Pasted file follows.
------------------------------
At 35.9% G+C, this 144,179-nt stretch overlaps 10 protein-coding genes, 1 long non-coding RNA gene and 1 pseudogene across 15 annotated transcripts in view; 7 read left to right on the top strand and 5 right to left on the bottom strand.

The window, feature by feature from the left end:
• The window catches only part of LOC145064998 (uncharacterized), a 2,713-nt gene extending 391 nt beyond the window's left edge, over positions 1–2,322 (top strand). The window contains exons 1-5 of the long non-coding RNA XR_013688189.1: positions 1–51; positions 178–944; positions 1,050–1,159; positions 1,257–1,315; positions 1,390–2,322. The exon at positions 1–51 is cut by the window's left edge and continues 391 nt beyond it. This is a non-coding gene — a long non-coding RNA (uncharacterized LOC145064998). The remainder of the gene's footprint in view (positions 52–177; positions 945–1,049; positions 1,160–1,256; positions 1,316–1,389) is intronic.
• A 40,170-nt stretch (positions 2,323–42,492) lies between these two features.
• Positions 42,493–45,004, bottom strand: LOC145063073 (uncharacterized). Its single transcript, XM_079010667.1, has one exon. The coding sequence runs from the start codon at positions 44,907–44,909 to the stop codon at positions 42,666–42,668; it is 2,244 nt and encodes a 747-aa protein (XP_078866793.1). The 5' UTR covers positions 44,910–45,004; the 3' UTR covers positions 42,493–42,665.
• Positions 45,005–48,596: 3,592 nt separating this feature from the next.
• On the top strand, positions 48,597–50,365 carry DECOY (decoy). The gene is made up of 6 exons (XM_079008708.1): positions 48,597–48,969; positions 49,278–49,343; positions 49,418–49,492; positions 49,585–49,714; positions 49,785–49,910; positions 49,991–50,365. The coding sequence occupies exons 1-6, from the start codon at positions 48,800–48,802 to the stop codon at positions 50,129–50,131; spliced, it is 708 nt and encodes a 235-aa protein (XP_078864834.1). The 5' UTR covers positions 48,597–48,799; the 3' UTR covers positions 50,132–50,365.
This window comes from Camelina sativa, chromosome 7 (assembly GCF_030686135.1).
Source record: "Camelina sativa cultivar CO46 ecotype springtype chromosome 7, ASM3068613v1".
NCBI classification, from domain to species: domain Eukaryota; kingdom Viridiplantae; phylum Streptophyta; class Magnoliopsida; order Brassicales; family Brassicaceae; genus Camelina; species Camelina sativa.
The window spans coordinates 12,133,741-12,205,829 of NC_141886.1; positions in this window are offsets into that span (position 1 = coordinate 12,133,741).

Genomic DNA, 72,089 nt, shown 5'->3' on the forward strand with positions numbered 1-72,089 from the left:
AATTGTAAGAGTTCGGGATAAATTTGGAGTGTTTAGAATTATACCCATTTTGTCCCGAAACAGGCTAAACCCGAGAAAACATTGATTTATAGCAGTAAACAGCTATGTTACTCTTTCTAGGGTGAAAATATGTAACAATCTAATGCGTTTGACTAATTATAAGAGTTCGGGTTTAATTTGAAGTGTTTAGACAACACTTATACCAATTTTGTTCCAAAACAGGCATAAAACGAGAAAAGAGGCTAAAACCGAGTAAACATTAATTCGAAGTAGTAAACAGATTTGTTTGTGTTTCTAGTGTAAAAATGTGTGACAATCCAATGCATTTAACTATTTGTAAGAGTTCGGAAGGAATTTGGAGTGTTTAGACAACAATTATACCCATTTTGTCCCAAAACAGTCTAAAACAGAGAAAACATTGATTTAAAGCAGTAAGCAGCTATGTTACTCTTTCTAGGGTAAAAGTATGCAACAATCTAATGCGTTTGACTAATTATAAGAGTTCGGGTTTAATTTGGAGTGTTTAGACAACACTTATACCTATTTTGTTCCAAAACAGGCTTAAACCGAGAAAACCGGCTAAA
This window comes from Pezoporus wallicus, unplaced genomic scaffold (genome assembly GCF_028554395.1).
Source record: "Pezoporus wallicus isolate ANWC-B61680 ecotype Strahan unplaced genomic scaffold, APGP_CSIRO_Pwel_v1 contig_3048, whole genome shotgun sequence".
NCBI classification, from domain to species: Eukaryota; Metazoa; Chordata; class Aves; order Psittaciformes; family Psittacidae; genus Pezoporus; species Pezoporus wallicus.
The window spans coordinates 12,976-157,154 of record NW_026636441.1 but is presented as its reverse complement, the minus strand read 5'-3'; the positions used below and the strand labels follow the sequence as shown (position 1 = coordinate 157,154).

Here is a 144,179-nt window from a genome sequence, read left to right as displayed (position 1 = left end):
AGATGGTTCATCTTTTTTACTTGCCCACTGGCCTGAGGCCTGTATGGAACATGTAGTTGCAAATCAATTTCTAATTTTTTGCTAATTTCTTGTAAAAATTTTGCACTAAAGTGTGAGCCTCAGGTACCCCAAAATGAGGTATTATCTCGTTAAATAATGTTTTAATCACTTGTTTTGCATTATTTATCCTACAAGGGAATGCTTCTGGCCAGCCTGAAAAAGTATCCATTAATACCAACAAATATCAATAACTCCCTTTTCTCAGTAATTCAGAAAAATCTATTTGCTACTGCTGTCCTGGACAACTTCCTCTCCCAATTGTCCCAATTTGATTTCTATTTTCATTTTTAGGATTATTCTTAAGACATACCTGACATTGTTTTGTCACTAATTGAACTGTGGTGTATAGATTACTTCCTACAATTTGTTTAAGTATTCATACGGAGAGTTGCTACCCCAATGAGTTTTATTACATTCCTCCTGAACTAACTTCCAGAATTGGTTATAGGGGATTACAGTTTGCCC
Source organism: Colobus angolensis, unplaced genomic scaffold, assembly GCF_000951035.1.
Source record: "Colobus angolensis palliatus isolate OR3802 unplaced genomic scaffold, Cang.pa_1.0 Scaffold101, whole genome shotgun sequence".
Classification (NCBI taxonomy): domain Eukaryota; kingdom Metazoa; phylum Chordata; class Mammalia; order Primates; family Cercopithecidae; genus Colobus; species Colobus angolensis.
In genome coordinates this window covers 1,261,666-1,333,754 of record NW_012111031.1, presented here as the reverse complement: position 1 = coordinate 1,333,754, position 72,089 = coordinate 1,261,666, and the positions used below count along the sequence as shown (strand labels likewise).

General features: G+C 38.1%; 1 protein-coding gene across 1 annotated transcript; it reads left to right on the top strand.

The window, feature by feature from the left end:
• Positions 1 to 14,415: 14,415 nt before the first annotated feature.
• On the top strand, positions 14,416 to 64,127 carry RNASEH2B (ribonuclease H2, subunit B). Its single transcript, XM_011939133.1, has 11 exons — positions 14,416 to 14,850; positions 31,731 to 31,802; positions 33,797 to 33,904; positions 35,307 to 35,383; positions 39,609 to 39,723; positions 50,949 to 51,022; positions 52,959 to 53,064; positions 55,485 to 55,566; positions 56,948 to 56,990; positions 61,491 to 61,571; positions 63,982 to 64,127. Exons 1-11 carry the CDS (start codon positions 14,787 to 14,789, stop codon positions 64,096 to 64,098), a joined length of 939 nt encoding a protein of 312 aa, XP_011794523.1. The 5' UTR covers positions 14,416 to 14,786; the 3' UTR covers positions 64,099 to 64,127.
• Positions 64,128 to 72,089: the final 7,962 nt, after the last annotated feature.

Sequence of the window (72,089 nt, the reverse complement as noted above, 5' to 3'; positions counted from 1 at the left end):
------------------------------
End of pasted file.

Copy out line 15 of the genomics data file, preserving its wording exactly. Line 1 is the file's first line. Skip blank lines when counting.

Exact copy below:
Source record: "Pezoporus wallicus isolate ANWC-B61680 ecotype Strahan unplaced genomic scaffold, APGP_CSIRO_Pwel_v1 contig_3048, whole genome shotgun sequence".